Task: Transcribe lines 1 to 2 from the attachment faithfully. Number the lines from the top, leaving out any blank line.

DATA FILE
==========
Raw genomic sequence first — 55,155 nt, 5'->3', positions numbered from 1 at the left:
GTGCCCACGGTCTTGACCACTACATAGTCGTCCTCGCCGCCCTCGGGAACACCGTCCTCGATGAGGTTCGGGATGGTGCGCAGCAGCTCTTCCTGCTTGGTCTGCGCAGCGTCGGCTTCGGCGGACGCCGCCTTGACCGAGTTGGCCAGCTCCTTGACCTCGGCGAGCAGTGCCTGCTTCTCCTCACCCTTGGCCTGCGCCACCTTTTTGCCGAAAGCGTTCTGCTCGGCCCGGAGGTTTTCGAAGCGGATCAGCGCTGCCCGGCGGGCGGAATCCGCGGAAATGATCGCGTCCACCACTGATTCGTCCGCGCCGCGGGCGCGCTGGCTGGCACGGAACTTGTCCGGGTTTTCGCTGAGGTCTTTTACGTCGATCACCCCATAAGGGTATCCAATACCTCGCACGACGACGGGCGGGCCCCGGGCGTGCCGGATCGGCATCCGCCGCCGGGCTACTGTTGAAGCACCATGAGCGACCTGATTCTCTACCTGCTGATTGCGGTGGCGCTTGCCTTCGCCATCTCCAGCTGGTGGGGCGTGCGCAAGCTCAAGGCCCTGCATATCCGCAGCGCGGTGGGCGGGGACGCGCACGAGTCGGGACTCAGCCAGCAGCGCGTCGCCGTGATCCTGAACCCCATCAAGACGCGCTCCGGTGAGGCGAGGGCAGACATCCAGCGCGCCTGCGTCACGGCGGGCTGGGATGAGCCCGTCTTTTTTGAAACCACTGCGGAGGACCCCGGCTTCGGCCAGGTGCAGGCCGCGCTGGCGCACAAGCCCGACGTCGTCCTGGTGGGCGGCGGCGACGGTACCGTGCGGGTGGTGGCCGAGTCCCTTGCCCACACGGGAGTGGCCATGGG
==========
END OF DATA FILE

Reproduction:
Raw genomic sequence first — 55,155 nt, 5'->3', positions numbered from 1 at the left:
GTGCCCACGGTCTTGACCACTACATAGTCGTCCTCGCCGCCCTCGGGAACACCGTCCTCGATGAGGTTCGGGATGGTGCGCAGCAGCTCTTCCTGCTTGGTCTGCGCAGCGTCGGCTTCGGCGGACGCCGCCTTGACCGAGTTGGCCAGCTCCTTGACCTCGGCGAGCAGTGCCTGCTTCTCCTCACCCTTGGCCTGCGCCACCTTTTTGCCGAAAGCGTTCTGCTCGGCCCGGAGGTTTTCGAAGCGGATCAGCGCTGCCCGGCGGGCGGAATCCGCGGAAATGATCGCGTCCACCACTGATTCGTCCGCGCCGCGGGCGCGCTGGCTGGCACGGAACTTGTCCGGGTTTTCGCTGAGGTCTTTTACGTCGATCACCCCATAAGGGTATCCAATACCTCGCACGACGACGGGCGGGCCCCGGGCGTGCCGGATCGGCATCCGCCGCCGGGCTACTGTTGAAGCACCATGAGCGACCTGATTCTCTACCTGCTGATTGCGGTGGCGCTTGCCTTCGCCATCTCCAGCTGGTGGGGCGTGCGCAAGCTCAAGGCCCTGCATATCCGCAGCGCGGTGGGCGGGGACGCGCACGAGTCGGGACTCAGCCAGCAGCGCGTCGCCGTGATCCTGAACCCCATCAAGACGCGCTCCGGTGAGGCGAGGGCAGACATCCAGCGCGCCTGCGTCACGGCGGGCTGGGATGAGCCCGTCTTTTTTGAAACCACTGCGGAGGACCCCGGCTTCGGCCAGGTGCAGGCCGCGCTGGCGCACAAGCCCGACGTCGTCCTGGTGGGCGGCGGCGACGGTACCGTGCGGGTGGTGGCCGAGTCCCTTGCCCACACGGGAGTGGCCATGGG